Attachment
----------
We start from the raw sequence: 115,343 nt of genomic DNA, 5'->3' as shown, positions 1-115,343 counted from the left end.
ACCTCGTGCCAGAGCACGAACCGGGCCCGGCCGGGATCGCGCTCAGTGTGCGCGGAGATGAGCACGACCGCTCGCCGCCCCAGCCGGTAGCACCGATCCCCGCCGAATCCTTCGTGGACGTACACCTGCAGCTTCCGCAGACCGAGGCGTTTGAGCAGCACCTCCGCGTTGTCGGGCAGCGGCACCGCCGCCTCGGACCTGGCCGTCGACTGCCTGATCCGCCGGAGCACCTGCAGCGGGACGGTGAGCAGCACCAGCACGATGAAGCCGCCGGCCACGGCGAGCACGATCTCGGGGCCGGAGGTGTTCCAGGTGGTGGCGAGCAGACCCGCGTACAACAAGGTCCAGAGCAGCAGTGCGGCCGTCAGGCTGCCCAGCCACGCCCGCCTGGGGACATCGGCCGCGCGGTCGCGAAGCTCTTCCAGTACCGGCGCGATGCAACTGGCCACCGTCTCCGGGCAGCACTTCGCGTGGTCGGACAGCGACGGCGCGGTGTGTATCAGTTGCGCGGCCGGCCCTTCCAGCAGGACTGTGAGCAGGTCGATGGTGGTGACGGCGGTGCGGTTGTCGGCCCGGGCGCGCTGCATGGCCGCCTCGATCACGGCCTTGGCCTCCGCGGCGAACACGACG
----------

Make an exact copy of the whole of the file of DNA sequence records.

We start from the raw sequence: 115,343 nt of genomic DNA, 5'->3' as shown, positions 1-115,343 counted from the left end.
ACCTCGTGCCAGAGCACGAACCGGGCCCGGCCGGGATCGCGCTCAGTGTGCGCGGAGATGAGCACGACCGCTCGCCGCCCCAGCCGGTAGCACCGATCCCCGCCGAATCCTTCGTGGACGTACACCTGCAGCTTCCGCAGACCGAGGCGTTTGAGCAGCACCTCCGCGTTGTCGGGCAGCGGCACCGCCGCCTCGGACCTGGCCGTCGACTGCCTGATCCGCCGGAGCACCTGCAGCGGGACGGTGAGCAGCACCAGCACGATGAAGCCGCCGGCCACGGCGAGCACGATCTCGGGGCCGGAGGTGTTCCAGGTGGTGGCGAGCAGACCCGCGTACAACAAGGTCCAGAGCAGCAGTGCGGCCGTCAGGCTGCCCAGCCACGCCCGCCTGGGGACATCGGCCGCGCGGTCGCGAAGCTCTTCCAGTACCGGCGCGATGCAACTGGCCACCGTCTCCGGGCAGCACTTCGCGTGGTCGGACAGCGACGGCGCGGTGTGTATCAGTTGCGCGGCCGGCCCTTCCAGCAGGACTGTGAGCAGGTCGATGGTGGTGACGGCGGTGCGGTTGTCGGCCCGGGCGCGCTGCATGGCCGCCTCGATCACGGCCTTGGCCTCCGCGGCGAACACGACG